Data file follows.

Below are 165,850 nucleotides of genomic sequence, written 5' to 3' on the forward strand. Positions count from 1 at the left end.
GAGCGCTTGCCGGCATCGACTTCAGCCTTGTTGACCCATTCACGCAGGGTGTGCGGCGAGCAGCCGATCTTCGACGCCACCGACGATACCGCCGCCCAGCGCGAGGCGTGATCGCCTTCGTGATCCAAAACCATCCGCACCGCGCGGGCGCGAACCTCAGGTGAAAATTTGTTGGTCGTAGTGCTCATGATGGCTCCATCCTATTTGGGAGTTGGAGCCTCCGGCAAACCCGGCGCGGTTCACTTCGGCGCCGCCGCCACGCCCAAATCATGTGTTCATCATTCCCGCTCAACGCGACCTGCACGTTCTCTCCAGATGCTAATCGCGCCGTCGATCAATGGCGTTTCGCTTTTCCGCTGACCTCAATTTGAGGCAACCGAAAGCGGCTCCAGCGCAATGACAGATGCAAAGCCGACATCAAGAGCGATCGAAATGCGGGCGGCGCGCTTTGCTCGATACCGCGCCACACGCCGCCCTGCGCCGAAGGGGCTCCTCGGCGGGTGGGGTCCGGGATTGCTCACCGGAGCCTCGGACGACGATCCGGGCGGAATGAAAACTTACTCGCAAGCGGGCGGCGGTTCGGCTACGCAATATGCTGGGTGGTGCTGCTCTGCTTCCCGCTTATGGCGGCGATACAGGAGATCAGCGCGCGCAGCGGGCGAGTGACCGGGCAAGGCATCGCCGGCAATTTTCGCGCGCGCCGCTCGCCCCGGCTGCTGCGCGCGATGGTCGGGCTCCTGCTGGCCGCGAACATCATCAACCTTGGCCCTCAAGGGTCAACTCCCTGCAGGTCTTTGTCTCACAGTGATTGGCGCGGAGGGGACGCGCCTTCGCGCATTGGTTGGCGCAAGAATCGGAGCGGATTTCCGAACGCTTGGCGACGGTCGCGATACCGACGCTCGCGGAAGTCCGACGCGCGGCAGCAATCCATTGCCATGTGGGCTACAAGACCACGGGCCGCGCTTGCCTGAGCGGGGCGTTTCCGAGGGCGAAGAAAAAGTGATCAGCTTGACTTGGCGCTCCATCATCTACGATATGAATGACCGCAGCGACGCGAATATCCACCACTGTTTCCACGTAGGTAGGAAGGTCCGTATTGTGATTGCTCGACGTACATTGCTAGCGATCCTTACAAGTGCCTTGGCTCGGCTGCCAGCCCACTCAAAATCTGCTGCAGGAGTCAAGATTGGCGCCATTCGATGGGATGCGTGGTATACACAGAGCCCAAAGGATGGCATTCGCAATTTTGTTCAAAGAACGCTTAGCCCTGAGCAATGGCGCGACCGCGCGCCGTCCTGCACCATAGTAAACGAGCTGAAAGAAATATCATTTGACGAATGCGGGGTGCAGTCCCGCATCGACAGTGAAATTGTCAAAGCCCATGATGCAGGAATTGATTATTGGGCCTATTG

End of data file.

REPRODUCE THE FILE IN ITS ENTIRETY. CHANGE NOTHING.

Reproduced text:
Below are 165,850 nucleotides of genomic sequence, written 5' to 3' on the forward strand. Positions count from 1 at the left end.
GAGCGCTTGCCGGCATCGACTTCAGCCTTGTTGACCCATTCACGCAGGGTGTGCGGCGAGCAGCCGATCTTCGACGCCACCGACGATACCGCCGCCCAGCGCGAGGCGTGATCGCCTTCGTGATCCAAAACCATCCGCACCGCGCGGGCGCGAACCTCAGGTGAAAATTTGTTGGTCGTAGTGCTCATGATGGCTCCATCCTATTTGGGAGTTGGAGCCTCCGGCAAACCCGGCGCGGTTCACTTCGGCGCCGCCGCCACGCCCAAATCATGTGTTCATCATTCCCGCTCAACGCGACCTGCACGTTCTCTCCAGATGCTAATCGCGCCGTCGATCAATGGCGTTTCGCTTTTCCGCTGACCTCAATTTGAGGCAACCGAAAGCGGCTCCAGCGCAATGACAGATGCAAAGCCGACATCAAGAGCGATCGAAATGCGGGCGGCGCGCTTTGCTCGATACCGCGCCACACGCCGCCCTGCGCCGAAGGGGCTCCTCGGCGGGTGGGGTCCGGGATTGCTCACCGGAGCCTCGGACGACGATCCGGGCGGAATGAAAACTTACTCGCAAGCGGGCGGCGGTTCGGCTACGCAATATGCTGGGTGGTGCTGCTCTGCTTCCCGCTTATGGCGGCGATACAGGAGATCAGCGCGCGCAGCGGGCGAGTGACCGGGCAAGGCATCGCCGGCAATTTTCGCGCGCGCCGCTCGCCCCGGCTGCTGCGCGCGATGGTCGGGCTCCTGCTGGCCGCGAACATCATCAACCTTGGCCCTCAAGGGTCAACTCCCTGCAGGTCTTTGTCTCACAGTGATTGGCGCGGAGGGGACGCGCCTTCGCGCATTGGTTGGCGCAAGAATCGGAGCGGATTTCCGAACGCTTGGCGACGGTCGCGATACCGACGCTCGCGGAAGTCCGACGCGCGGCAGCAATCCATTGCCATGTGGGCTACAAGACCACGGGCCGCGCTTGCCTGAGCGGGGCGTTTCCGAGGGCGAAGAAAAAGTGATCAGCTTGACTTGGCGCTCCATCATCTACGATATGAATGACCGCAGCGACGCGAATATCCACCACTGTTTCCACGTAGGTAGGAAGGTCCGTATTGTGATTGCTCGACGTACATTGCTAGCGATCCTTACAAGTGCCTTGGCTCGGCTGCCAGCCCACTCAAAATCTGCTGCAGGAGTCAAGATTGGCGCCATTCGATGGGATGCGTGGTATACACAGAGCCCAAAGGATGGCATTCGCAATTTTGTTCAAAGAACGCTTAGCCCTGAGCAATGGCGCGACCGCGCGCCGTCCTGCACCATAGTAAACGAGCTGAAAGAAATATCATTTGACGAATGCGGGGTGCAGTCCCGCATCGACAGTGAAATTGTCAAAGCCCATGATGCAGGAATTGATTATTGGGCCTATTG